S. Papachristidou , J. Kopsidas , M. Baka , A. Pourtsidis , E. Kourkouni , G. Tsopela , M. Tsolia , S. Coffin , T. Zaoutis , N. Spyridis , D. Doganis  

36th Annual Meeting of the European Society for Paediatric Infectious Diseases (ESPID 2018)
Malmö, Sweeden, May 28- June 2, 2018

BACKGROUND: CLABSI is a well described complication linked to higher morbidity, mortality, longer length of stay and higher costs in childhood cancer. Although CLABSI management is well studied, there is paucity of data on bloodstream infections (BSIs) in ambulatory oncology patients (Community onset CLABSIs:COCLABSIs). Our aim was to identify risk factors for the development of COCLABSI.

METHODS:  We conducted a case-control(1:2) study at a pediatric oncology hospital in Athens,Greece(12/2015-12/2017).Cases were defined as all patients with a central line(CL) and a BSI on the day of admission or the day after without a secondary focus of infection.Controls were selected from patients that visited the outpatient clinic(OC) the same day.Clinical and demographic characteristics including type of CL,time since placement,underlying disease,number of OC visits and the number of times the CL was accessed the previous week were recorded.Associations were evaluated using the chi-square test of independence and the Mann-Whitney test.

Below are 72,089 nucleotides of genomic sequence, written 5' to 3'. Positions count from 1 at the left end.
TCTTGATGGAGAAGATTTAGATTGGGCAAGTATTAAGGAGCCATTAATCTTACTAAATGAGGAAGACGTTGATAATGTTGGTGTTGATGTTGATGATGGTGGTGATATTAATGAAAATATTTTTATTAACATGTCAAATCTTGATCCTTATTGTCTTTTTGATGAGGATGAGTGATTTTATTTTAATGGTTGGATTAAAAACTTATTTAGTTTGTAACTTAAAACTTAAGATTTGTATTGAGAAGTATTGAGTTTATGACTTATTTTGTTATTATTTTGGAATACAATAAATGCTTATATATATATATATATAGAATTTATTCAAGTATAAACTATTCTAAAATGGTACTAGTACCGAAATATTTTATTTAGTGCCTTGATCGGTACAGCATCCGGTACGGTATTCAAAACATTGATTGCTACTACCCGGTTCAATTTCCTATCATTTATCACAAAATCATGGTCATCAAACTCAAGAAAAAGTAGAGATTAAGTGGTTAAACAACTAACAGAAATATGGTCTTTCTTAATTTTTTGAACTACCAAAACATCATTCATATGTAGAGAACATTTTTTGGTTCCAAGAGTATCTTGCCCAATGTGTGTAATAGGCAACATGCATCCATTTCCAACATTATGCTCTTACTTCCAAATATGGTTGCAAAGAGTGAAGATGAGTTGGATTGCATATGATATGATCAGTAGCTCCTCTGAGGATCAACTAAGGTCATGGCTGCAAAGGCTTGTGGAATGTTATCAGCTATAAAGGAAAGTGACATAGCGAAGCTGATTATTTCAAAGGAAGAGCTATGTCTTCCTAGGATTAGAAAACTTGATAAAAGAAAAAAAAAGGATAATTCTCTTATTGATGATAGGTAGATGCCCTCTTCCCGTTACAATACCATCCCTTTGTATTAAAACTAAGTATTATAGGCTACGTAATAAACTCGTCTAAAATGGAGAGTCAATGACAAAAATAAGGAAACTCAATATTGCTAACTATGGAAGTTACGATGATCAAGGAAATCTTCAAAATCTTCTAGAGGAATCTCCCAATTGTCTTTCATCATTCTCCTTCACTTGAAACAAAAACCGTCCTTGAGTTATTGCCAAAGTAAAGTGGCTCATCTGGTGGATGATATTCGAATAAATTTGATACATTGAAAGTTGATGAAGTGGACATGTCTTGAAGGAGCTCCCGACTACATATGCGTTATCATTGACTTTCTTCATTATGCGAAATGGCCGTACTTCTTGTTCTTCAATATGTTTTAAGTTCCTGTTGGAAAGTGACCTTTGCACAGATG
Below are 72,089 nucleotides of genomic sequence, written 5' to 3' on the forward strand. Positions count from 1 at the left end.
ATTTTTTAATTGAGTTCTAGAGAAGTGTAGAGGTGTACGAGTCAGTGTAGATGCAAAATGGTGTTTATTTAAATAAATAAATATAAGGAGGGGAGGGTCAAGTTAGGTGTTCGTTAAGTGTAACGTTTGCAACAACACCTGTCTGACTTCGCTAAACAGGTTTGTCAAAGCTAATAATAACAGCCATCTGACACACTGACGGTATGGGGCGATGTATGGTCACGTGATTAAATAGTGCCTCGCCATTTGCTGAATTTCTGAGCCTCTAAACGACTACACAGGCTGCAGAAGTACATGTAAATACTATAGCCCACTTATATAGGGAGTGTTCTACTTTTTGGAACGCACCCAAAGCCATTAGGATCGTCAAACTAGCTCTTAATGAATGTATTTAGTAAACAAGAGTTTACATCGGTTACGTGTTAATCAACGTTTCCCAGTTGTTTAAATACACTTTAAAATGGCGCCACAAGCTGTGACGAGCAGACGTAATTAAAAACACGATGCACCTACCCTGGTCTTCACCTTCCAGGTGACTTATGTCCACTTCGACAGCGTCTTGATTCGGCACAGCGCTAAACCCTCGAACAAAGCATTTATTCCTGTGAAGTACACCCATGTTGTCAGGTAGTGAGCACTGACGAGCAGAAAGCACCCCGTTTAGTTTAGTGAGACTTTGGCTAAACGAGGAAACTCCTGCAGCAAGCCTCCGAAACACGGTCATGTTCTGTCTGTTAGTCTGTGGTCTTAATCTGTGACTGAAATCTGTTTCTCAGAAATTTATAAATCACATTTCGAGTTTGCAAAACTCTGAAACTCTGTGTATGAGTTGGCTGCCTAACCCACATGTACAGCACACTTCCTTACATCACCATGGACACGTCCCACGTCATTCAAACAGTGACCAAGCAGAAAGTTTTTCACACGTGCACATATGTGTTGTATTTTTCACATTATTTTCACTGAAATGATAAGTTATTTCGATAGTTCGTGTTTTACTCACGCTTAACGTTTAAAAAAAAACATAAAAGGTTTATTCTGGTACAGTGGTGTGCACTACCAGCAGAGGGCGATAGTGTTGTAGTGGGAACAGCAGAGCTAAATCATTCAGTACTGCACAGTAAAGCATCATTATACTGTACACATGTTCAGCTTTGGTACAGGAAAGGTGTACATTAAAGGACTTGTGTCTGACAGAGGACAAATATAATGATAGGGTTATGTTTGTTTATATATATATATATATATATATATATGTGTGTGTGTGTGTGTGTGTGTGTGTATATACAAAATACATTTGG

RESULTS:  Thirty-one cases and 56 controls were identified. Univariate analysis showed that factors found to be correlated with a higher probability of a COCLABSI were a) Acute non lymphoblastic leukemia(AnLL) (88.89%) Vs. other cancer type,p=0.002) b) double lumen tunneled CL(42.62%) Vs. single,p=0.014 and c) neutropenic status (50.00%,p=0.007) (Table 1). Conditional multivariate logistic regression revealed that AnLL patients are 38 times more likely to to develop a COCLABSI (95%CI 1.87-772,p=0.018), patients with a double lumen CL 27 times(95%CI 1.71-431,p=0.019) and neutropenic 5 times (95% CI 1.11-24.02,p=0.036).

CONCLUSIONS: Factors such as Acute non-Lymphoblastic Leukemia, double lumen tunneled catheter and neutropenia increase the likelihood for a COCLABSI. After multivariate analysis AnLL, CL type and neutropenic status were independently associated with a COCLABSI. However the sample size may have limited our ability to detect other significant risk factors.